This development demonstrates what many workers have long since recognized—that Bloomberg’s “softer” style in comparison to Giuliani means absolutely nothing. Whoever occupies the office of mayor continues to try to roll back living standards and working conditions, while presiding over a steadily widening gulf between the rich and poor, a gap that has now surpassed the level of social polarization of the early decades of the twentieth century. Behind these attacks is not simply greed, but the needs of the profit system itself.
Bloomberg’s attacks on city workers are part of a broader assault on every section of the working class. On the education front, the mayor has just implemented his reactionary policy against “social promotion,” the demagogic plan to hold back thousands of third-grade students if they do not pass standardized tests. This policy of cracking down on eight-year-olds who are having difficulties in school is a means of obscuring the fact that the city has refused to spend what is needed to build more schools and classrooms, or provide even the minimum supplies and programs for existing schools.
Similarly, Bloomberg declared his support for the city’s implementation of a rule that mandates all able-bodied residents of the city’s housing projects who are not employed to put in a minimum eight hours of volunteer work per month. This effort stigmatizes the poorer sections of the working class as “freeloaders.” Just as with the city employees who are supposed to pay for their own raises, the poor are supposed to “give back” at least partial payment for the “privilege” of paying subsidized rents. There is no call from City Hall, however, for the wealthy who benefit from real estate tax breaks on their cooperative and condominium apartments to similarly perform unpaid labor.
Bloomberg, whom polls show to be unpopular with a majority of the city’s voters, is able to carry out the above policies because he faces no organized opposition. This is bound up both with the bipartisan support for these attacks on city employees, and with the role of the city unions and the entire trade union bureaucracy.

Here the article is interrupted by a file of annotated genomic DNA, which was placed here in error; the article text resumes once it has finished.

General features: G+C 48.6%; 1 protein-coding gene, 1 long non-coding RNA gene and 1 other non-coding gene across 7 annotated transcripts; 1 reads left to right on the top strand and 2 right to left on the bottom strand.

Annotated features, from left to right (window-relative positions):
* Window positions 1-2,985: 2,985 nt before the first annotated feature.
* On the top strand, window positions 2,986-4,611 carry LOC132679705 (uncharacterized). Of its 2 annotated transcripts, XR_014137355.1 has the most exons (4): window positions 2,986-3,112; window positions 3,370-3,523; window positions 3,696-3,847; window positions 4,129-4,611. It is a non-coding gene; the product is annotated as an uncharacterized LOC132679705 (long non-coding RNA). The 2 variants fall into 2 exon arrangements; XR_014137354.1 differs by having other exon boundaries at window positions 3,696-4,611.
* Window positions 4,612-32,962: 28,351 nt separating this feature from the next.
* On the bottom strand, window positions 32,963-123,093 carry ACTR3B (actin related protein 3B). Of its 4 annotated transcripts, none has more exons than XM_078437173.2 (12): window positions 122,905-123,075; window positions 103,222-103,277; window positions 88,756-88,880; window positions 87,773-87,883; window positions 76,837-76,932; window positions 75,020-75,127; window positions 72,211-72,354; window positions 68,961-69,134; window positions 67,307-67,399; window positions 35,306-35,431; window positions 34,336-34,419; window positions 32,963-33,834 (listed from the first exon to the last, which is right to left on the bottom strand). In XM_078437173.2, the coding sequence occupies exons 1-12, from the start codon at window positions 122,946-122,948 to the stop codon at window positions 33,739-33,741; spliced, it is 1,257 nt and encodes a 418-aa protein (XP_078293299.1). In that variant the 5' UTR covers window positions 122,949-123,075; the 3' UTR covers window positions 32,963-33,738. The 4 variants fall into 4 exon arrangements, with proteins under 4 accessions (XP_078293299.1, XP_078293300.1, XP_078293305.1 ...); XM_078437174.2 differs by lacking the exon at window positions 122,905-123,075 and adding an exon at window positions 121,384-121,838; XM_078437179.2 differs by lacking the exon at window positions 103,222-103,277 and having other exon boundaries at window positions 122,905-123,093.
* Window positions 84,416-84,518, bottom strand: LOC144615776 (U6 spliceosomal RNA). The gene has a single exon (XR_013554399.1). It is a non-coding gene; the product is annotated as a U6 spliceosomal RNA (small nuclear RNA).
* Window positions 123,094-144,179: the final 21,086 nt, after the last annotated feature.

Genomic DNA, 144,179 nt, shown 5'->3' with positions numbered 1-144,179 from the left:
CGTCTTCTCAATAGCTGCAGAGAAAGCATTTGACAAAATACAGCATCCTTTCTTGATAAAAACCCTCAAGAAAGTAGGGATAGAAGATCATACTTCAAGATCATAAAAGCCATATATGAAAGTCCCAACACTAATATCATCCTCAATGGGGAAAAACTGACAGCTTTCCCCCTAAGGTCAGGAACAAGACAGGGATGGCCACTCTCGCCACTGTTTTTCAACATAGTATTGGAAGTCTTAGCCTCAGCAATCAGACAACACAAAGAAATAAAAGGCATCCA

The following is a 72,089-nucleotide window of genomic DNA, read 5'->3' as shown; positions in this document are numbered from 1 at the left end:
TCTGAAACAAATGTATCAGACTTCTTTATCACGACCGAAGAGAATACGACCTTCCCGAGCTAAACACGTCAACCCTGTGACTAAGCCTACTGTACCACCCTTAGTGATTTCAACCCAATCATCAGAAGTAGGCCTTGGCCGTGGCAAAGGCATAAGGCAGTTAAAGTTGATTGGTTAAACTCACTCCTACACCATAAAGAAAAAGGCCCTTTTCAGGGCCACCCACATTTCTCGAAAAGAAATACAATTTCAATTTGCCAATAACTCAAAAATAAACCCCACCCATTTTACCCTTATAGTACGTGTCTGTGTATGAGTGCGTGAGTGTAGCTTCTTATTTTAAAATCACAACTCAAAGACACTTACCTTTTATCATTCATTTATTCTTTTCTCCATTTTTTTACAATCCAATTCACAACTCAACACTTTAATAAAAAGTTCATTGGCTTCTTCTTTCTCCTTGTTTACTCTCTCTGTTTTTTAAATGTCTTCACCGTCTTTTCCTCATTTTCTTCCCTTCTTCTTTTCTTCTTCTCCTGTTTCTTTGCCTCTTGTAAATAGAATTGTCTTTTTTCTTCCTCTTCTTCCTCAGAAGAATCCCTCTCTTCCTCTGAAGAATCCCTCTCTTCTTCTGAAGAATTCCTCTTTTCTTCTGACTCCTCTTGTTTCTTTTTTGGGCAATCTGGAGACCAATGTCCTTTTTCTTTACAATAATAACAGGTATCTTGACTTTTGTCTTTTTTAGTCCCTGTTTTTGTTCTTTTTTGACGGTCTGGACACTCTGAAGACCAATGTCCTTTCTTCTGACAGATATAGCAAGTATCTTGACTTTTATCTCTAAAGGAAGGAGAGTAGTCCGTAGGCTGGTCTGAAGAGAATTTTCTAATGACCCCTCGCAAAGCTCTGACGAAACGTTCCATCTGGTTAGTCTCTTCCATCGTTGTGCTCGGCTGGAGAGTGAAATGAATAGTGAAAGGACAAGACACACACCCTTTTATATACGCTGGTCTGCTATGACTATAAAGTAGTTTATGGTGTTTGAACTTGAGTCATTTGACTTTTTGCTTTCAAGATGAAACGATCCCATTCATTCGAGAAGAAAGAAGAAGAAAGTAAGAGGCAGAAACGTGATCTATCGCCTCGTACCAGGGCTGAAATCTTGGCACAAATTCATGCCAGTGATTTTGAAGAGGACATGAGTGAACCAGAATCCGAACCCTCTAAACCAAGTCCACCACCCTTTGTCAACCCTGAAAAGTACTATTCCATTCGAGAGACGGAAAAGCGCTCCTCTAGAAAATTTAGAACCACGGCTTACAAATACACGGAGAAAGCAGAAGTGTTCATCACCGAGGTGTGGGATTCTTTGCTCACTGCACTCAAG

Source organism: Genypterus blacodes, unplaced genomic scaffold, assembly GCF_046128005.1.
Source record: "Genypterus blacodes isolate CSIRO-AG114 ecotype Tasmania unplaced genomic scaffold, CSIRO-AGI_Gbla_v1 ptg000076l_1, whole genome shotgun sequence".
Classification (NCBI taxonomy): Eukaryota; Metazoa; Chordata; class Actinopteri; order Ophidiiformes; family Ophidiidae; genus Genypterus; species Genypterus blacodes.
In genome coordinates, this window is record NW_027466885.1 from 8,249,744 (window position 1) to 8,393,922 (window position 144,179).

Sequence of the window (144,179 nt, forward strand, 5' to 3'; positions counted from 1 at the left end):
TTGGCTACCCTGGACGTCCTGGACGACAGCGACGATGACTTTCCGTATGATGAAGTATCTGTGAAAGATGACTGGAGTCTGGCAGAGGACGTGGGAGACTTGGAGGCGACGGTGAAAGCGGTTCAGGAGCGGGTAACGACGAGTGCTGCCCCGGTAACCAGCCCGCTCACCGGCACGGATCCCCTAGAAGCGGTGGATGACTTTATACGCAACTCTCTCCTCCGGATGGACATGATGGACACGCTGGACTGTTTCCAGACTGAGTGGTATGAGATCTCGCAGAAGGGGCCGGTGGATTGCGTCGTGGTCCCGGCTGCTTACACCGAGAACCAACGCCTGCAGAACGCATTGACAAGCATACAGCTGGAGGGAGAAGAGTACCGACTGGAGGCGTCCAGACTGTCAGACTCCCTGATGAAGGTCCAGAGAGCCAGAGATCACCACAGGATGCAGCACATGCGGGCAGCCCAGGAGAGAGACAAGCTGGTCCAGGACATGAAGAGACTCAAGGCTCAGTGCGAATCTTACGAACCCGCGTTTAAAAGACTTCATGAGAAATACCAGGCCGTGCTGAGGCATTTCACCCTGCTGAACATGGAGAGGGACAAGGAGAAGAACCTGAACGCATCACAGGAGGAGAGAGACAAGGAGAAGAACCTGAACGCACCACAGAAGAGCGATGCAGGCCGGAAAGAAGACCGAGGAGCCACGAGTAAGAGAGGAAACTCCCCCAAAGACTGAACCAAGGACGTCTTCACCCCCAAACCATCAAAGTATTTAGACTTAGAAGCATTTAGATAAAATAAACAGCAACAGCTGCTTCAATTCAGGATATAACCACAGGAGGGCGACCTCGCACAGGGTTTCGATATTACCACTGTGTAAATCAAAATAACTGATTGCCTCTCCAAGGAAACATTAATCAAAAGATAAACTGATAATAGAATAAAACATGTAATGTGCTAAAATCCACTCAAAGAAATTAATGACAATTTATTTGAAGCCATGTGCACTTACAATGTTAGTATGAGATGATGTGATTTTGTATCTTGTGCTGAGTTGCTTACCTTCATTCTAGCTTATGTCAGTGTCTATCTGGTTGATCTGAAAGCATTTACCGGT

To say that DC 37’s surrender of wages and benefits shows simply that the unions are weak or helpless would not accurately sum up the present situation. The city workers have long since been abandoned by the organizations they joined and helped to build decades earlier. DC 37 is a particularly instructive example. The union has been wracked by crisis for years. A corruption scandal that erupted in 1998 showed that union officials who were lining their own pockets were at the very same time rigging a contract vote to impose an earlier batch of concessions sought by the Giuliani administration.
The AFSCME international was forced to place DC 37 in receivership, and former union official Lillian Roberts, now 74 years old, was later brought back from retirement to head the local union. It is Ms. Roberts who negotiated the latest contract, which she declared “did not come easy.... We have delivered the best possible contract we could for our members.”
The DC 37 leadership is currently embroiled in a factional dispute so bitter that the contending groups can barely meet in the same room. Roberts narrowly won reelection some months ago, based on a vote of the union’s delegates, but her opponents, led by Charles Ensley of the social services local, control the union’s executive board.
Ensley’s faction includes officials who declare that the union has not sufficiently rooted out corruption. Significantly, however, when it came time for DC 37’s local union presidents to vote on the tentative contract, 54 out of 56, including the “opposition” faction, voted to recommend it for a membership vote.
The problem goes far deeper than that of corrupt leadership. The trade union bureaucracy and all of its factions agree with Bloomberg’s “principles.” They accept the profit system and its needs as sacrosanct, the holy of holies, and everything flows from this.
If the concessions contract passes, it will not be because workers are satisfied with it, but because they see no alternative. Not even the most elementary rights, rights that were taken for granted in past decades, can be defended today through the outmoded organizations of the misnamed “labor movement.” What is required is a leadership based on a new perspective, which challenges the profit system and the polarization and inequality that it breeds.